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Hum Mutat. 2017 Dec;38(12):1684-1699. doi: 10.1002/humu.23315. Epub 2017 Sep 14.

Functional and molecular studies in primary carnitine deficiency.

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Division of Medical Genetics/Pediatrics, University of Utah, Salt Lake City, Utah.
ARUP Institute for Clinical and Experimental Pathology®, ARUP Laboratories, Salt Lake City, Utah.
Department of Pathology, University of Utah, Salt Lake City, Utah.


Primary carnitine deficiency is caused by a defect in the OCTN2 carnitine transporter encoded by the SLC22A5 gene. It can cause hypoketotic hypoglycemia or cardiomyopathy in children, and sudden death in children and adults. Fibroblasts from affected patients have reduced carnitine transport. We evaluated carnitine transport in fibroblasts from 358 subjects referred for possible carnitine deficiency. Carnitine transport was reduced to 20% or less of normal in fibroblasts of 140 out of 358 subjects. Sequencing of the 10 exons and flanking regions of the SLC22A5 gene in 95 out of 140 subjects identified causative variants in 84% of the alleles. The missense variants identified in our patients and others previously reported (n = 92) were expressed in CHO cells. Carnitine transport was impaired by 73 out of 92 variants expressed. Prediction algorithms (Polyphen-2, SIFT) correctly predicted the functional effects of expressed variants in about 80% of cases. These results indicate that mutations in the coding region of the SLC22A5 gene cannot be identified in about 16% of the alleles causing primary carnitine deficiency. Prediction algorithms failed to determine the functional effects of amino acid substitutions in this transmembrane protein in about 20% of cases. Therefore, functional studies in fibroblasts remain the best strategy to confirm or exclude a diagnosis of primary carnitine deficiency.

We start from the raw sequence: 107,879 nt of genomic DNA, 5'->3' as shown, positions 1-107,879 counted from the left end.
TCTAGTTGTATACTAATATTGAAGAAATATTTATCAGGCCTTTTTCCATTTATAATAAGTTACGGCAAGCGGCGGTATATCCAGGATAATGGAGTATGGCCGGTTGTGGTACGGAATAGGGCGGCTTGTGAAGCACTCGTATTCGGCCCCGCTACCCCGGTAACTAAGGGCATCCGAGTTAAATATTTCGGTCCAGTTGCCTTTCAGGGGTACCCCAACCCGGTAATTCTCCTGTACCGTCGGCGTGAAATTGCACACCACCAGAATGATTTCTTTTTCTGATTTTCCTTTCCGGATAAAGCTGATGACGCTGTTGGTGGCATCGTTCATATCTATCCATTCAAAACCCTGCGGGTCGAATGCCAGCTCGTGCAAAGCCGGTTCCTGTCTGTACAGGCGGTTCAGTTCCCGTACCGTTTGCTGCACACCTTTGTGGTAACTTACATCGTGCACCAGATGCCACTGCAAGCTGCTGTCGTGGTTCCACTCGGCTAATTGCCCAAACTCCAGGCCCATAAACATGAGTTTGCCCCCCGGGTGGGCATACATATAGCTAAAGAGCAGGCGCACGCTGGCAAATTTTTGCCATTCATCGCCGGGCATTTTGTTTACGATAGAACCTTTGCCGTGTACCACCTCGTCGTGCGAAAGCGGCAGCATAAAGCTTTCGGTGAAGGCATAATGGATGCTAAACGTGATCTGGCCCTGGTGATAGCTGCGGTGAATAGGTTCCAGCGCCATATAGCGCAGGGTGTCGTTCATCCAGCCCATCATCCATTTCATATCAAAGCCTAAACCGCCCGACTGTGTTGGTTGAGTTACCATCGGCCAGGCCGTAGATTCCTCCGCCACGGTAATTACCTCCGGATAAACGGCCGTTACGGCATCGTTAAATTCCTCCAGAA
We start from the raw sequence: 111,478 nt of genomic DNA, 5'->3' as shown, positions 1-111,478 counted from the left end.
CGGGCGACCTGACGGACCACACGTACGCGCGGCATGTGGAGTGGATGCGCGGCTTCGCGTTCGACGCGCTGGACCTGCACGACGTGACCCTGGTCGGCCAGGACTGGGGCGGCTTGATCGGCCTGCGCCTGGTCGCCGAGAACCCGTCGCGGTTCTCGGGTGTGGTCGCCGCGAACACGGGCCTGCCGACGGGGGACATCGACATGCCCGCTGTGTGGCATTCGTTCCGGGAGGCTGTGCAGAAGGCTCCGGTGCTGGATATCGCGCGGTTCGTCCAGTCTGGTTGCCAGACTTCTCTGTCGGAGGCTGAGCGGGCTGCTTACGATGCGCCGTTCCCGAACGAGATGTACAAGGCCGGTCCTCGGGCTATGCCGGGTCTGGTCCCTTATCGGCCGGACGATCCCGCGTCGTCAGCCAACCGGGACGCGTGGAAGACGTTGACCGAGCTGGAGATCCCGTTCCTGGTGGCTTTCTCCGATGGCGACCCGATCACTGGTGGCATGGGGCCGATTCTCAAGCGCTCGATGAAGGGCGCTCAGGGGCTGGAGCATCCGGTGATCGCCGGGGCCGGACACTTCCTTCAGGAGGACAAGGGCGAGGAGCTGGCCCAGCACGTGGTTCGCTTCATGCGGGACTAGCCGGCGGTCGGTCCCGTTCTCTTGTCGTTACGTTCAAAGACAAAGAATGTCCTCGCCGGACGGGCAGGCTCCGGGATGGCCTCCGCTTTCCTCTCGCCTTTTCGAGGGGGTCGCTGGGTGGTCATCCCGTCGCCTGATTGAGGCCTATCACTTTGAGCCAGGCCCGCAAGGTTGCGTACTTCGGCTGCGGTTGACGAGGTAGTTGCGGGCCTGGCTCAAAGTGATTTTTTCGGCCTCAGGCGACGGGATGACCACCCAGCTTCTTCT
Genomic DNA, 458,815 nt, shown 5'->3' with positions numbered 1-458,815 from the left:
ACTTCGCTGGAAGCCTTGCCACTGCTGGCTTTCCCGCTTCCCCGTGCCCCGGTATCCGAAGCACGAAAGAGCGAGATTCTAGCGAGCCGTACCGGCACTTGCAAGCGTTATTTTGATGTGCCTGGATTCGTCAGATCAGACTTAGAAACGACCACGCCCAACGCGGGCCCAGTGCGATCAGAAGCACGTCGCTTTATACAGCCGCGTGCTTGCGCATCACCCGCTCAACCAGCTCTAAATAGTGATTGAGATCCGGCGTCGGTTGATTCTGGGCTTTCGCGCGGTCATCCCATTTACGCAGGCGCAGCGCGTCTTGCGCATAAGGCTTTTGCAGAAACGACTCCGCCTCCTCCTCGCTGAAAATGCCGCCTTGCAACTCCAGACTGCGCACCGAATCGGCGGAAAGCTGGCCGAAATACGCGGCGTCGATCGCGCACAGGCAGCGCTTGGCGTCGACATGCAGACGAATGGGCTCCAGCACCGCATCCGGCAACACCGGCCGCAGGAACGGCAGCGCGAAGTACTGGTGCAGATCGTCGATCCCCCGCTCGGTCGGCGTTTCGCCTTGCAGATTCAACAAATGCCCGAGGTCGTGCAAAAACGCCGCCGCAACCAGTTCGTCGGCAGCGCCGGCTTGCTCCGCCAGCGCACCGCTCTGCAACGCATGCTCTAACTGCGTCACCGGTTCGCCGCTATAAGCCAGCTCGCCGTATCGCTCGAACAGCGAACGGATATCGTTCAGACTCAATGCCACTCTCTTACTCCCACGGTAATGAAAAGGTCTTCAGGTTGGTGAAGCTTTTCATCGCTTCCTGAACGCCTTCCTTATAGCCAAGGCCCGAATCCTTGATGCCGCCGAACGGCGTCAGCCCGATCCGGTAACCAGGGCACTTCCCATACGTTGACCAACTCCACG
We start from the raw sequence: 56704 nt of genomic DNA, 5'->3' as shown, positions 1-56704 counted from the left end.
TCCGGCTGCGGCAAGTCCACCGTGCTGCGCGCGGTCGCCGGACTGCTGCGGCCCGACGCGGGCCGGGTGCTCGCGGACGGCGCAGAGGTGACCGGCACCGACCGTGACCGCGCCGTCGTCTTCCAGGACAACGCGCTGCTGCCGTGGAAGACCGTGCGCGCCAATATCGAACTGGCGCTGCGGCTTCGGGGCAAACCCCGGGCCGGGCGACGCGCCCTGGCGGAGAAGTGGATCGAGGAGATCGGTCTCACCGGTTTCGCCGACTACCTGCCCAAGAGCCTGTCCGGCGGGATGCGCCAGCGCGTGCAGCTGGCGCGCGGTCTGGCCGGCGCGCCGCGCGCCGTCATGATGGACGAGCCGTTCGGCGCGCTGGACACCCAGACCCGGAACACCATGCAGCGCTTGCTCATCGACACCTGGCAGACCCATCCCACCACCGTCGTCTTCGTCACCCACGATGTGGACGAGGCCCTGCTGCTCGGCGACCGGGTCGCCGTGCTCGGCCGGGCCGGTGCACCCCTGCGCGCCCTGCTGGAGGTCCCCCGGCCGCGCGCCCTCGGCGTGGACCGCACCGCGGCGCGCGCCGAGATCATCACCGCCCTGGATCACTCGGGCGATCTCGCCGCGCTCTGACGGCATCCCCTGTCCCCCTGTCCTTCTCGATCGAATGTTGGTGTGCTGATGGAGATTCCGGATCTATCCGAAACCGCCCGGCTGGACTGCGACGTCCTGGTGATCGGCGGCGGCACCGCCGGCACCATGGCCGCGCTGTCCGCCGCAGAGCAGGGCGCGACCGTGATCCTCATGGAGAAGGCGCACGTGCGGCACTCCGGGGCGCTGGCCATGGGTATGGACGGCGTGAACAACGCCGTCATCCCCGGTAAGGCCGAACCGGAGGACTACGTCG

OCTN2; SLC22A5; carnitine deficiency; carnitine transport; carnitine uptake defect; fatty acid oxidation; mutations; newborn screening

[Available on 2018-12-01]
[Indexed for MEDLINE]

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